• Morpheus

    Northern Ireland PLC generates £12.7b but spends £23.2b – we spend £10,500m more than we generate so I think spending less is inevitable especially considering the UK debt of £1,377 billion and rising by £121b a year.

    Cutting tax for the hell of it doesn’t make any sense unless you have a concrete plan to bring in new business to the country. If you owned a business and someone cut your tax significantly that just means a bigger profit margin for you, there is no onus to pass that saving on or to recruit more people.

  • cynic2


    It depends. If its a lifestyle business you will spend more personally or save it. The bank may then led it to businesses or householders.

    If you are a business you may well invest it in hope of making more money. That’s how the economy should work. It hasn’t been for last 4 years because banks have no money to lend. The rate of tax also affects investment decisions.

    Just out of interest last month I worked out just how much of every pound coming in our door goes to the taxman in personal tax vat nic and corporation tax and rates. As soon as you start to make a profit almost 80% of the money coming in, in one way or another, is grabbed by the state.

  • Barnshee

    “If you owned a business and someone cut your tax significantly that just means a bigger profit margin for you, there is no onus to pass that saving on or to recruit more people”

    Oh dear the bean counter in me comes out again

    Tax is not a charge against profit its an appropriation of (part) of those profits. Reductions in tax leave the business with more profit -margins are not affected

    The question for all those enthusiats for fiiscal autonomy are

    ! Which taxes would you raise?
    2 Which taxes would you cut?
    3 Which public services would you cut to fund tax cuts ?

    You have nailed the problem here

    “Northern Ireland PLC generates £12.7b but spends £23.2b – we spend £10,500m more than we generate”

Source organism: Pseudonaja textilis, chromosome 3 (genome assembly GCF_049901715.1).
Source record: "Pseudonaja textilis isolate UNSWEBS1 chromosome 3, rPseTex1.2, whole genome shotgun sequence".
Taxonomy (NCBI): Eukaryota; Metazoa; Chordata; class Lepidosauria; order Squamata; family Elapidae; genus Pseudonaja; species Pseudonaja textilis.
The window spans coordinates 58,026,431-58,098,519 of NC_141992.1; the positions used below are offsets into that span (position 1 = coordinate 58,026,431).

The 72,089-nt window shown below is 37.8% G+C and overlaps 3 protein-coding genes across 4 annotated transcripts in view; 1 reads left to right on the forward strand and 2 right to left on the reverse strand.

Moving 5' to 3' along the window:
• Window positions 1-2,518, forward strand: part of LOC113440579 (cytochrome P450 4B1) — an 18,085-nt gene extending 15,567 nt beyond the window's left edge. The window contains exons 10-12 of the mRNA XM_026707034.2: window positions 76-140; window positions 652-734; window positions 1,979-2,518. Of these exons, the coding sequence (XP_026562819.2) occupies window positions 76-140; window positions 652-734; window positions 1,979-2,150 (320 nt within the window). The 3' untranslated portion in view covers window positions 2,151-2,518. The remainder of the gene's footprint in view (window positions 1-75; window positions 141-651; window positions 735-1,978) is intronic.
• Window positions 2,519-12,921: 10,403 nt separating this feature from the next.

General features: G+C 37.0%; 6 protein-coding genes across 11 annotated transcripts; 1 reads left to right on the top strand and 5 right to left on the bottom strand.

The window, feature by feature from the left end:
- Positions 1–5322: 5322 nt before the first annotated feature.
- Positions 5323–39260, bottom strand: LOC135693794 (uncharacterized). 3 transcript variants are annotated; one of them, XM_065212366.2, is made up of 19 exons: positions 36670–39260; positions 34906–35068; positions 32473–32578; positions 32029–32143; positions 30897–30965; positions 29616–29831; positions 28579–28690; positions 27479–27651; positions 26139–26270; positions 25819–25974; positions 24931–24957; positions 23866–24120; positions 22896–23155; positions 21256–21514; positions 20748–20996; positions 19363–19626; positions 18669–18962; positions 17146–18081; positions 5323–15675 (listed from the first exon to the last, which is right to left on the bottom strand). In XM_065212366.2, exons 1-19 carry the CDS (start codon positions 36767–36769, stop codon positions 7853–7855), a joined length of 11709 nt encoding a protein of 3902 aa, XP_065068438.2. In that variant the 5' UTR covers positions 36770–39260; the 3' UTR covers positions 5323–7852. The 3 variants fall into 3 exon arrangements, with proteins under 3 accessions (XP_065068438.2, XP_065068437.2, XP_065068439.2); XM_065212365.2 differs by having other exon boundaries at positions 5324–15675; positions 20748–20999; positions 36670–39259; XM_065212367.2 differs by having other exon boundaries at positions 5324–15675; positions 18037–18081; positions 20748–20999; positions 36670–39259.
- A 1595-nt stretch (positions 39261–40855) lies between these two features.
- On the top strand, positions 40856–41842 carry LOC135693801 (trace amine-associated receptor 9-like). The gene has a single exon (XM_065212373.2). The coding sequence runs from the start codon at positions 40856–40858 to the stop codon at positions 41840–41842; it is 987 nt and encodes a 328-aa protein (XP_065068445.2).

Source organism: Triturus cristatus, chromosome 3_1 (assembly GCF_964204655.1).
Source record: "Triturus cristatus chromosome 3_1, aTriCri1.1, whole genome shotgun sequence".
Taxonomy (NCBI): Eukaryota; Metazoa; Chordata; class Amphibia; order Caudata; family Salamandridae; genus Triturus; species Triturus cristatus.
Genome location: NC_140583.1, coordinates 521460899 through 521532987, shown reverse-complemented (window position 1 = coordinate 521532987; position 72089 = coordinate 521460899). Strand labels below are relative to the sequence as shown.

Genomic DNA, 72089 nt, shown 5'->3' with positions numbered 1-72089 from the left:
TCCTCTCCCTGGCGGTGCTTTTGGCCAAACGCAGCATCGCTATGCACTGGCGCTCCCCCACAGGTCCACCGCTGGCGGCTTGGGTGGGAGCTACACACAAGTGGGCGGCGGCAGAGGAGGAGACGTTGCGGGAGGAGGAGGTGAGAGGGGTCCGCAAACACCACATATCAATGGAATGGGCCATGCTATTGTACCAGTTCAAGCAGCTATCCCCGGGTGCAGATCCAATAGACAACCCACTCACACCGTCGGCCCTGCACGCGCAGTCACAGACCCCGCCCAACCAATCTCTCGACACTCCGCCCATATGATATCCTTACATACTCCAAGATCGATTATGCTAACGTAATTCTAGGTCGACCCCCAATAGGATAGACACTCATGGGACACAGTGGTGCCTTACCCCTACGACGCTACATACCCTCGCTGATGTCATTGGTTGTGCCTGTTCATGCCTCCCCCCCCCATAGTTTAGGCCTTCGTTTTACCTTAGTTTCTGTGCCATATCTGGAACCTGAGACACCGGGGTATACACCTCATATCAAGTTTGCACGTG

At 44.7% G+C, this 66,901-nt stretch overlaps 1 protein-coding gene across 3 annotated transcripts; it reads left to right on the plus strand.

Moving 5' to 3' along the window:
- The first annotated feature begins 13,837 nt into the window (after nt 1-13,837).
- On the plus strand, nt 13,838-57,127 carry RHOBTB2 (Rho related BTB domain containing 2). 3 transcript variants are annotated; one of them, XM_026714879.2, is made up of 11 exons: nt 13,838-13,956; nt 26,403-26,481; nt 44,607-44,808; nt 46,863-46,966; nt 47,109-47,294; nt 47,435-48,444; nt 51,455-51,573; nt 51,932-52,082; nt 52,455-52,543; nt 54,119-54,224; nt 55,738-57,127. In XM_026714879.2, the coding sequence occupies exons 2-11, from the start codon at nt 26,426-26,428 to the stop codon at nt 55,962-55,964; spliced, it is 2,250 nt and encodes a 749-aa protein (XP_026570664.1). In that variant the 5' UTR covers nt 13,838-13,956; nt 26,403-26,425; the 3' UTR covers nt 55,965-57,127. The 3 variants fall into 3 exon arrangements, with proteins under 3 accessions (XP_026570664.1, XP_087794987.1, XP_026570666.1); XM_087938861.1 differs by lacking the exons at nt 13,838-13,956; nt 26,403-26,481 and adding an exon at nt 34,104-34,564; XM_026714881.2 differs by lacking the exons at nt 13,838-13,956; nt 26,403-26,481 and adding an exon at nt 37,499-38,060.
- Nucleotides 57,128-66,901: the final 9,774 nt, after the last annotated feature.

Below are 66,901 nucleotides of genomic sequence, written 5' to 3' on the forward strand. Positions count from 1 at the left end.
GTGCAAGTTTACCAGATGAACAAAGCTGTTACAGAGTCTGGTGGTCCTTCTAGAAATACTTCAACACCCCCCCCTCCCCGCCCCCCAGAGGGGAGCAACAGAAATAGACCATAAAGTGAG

Hopefully -as HMG continues to cut back on the subvention -reality will seep into NI politics and expenditure more closely match income and the various “industries” in the public sector will be culled.

  • Morpheus

    The same applies to the ordinary working man cynic. We earn a wage and we are taxed. We buy a car to get to work and we are taxed. We put petrol in that car and we are taxed. We drive it on the road and we are taxed. We insure it and we pay tax. We buy clothes to go to work and we are taxed. We heat our houses and we are taxed. We get electric and we are taxed.

    We pay all this tax yet one-in-four earn a salary that fails to support a basic standard of living, our social deprivation is disgraceful, how we treat our elderly is disgraceful, youth unemployment is disgraceful, our healthcare is in the swanny, the rise in the demand for food banks is disgraceful, families have to choose between eating and heating and so on.

    If we sat down and had a think about what we are actually taxed on we would wonder what the point of the whole thing is.

  • cynic2

    That’s a separate issue perhaps about:

    1 the shamefully inefficient way in which our Government spends our money. For example, just why should civil servants be paid more than those in the private sector?

    2 what we spend the money on. Grandiose developments that produce no real long term benefit in jobs or economic activity – sports stadia for example? Maze shrines / peace centres? Police college? New Government offices? Roads to nowhere that will shave 20 minutes off a 3 hour trip?

    All symptoms of our pork belly politics.

  • Mc Slaggart

    “why should civil servants be paid more than those in the private sector”

    ???? The private sector generally pays more for qualified people.

    Did you know the people of Athens complained bitterly bitterly about the cost of the Acropolis?

  • BarneyT

    It’s hard avoiding the inevitable when looking at NIs earning capacity and the heavy subsidisation at work , a policy which runs contrary to most conservatives here and there.

    We will only make this island work if we have a single economic entity without the duplicate spend and waste.

    Sadly that’s a long way off as there is far too much prejudice and fear of towards Ireland and the Irish, and more importantly no one wants to reward the “fight” for reunification. I’d like to think we could move the awful history to the side.

    The subsidisation can’t go on and without pushing unification we need to levy from all island prospects…
    in the long term and I stress the long term solution .